I remember being taken aback when Michael said he was dropping out of college before the end of his freshman year. He moved in with a friend in Queens and found a job at a midtown Manhattan bookstore. I remember visiting him in Queens one weekend and asking why he had opted out of Ithaca College. He said he couldn’t relate much to the social scene there, and that New York had the kind of energy he wanted to be nearby.

The Vietnam War was still going strong while we were in NYC in the late 1960’s. Michael had lost his deferment after dropping out of college and he was quickly called up. He was strongly against the war, as was I and Steve and most of our friends. Michael applied for and got conscientious objector status after returning to Buffalo. He was assigned to alternate service at a Veterans Hospital in Albany, NY.

I remember stopping to visit Michael in Albany on many of my bus rides home from New York City to Buffalo. I admired how he had adapted so easily to his new life there, finding an apartment, and making a number of compatible friendships. Within a year or two, he had met a woman who would soon become his wife. I remember many warm visits to Michael’s and Suzanne’s home in Albany.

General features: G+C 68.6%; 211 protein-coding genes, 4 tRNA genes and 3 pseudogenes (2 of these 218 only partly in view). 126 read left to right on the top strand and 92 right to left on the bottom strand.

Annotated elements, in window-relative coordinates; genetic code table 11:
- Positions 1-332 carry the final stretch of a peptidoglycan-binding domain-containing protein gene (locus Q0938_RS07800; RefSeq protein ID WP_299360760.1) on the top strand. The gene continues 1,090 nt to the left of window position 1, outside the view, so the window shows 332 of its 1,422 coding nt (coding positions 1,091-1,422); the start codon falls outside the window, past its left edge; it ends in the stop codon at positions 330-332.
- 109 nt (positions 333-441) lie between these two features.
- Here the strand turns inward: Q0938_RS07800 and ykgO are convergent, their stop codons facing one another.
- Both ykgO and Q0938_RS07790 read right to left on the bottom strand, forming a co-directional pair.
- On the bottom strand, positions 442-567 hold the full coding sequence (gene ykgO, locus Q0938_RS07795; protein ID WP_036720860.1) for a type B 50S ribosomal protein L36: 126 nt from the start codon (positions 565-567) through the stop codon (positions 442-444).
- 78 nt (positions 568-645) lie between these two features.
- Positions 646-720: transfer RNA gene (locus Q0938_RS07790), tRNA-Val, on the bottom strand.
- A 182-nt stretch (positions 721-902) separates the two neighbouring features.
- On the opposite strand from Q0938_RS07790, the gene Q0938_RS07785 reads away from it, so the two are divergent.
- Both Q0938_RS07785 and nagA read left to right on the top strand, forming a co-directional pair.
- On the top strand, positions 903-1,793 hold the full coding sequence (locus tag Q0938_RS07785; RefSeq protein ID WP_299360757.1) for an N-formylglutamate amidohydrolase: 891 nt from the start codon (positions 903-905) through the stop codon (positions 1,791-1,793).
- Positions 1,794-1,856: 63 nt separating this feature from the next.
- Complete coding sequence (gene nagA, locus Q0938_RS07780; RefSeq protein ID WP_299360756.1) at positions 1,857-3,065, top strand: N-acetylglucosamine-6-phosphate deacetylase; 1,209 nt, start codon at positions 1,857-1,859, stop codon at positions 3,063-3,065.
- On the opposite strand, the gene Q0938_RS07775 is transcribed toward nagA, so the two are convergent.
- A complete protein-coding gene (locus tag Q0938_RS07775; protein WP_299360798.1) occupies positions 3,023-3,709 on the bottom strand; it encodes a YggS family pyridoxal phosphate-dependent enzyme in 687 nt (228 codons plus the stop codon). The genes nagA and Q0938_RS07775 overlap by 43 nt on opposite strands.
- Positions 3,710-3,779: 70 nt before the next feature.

Michael and I stayed in touch for all the years thereafter.  We would meet for reunions with our friend Stephen in NYC every few years, often attending plays or concerts together. Michael had a wide range of musical tastes from rock to jazz to folk to classical, and he attended many live concerts and music festivals over the years, frequently alerting me to younger artists who were making their way up. He and Suzanne attended my wedding in Bethesda, MD in 1988, and my wife Andrea became friends with them as well.

A few years ago, Michael, Stephen and I reunited in Buffalo to attend the funeral of a mutual friend. A year later, Andrea and I met Michael in NYC to attend a memorable performance of the musical “Avenue Q”. Michael and I continued to communicate by email, text or phone at least monthly. He regularly sent us a music CD as a Christmas present.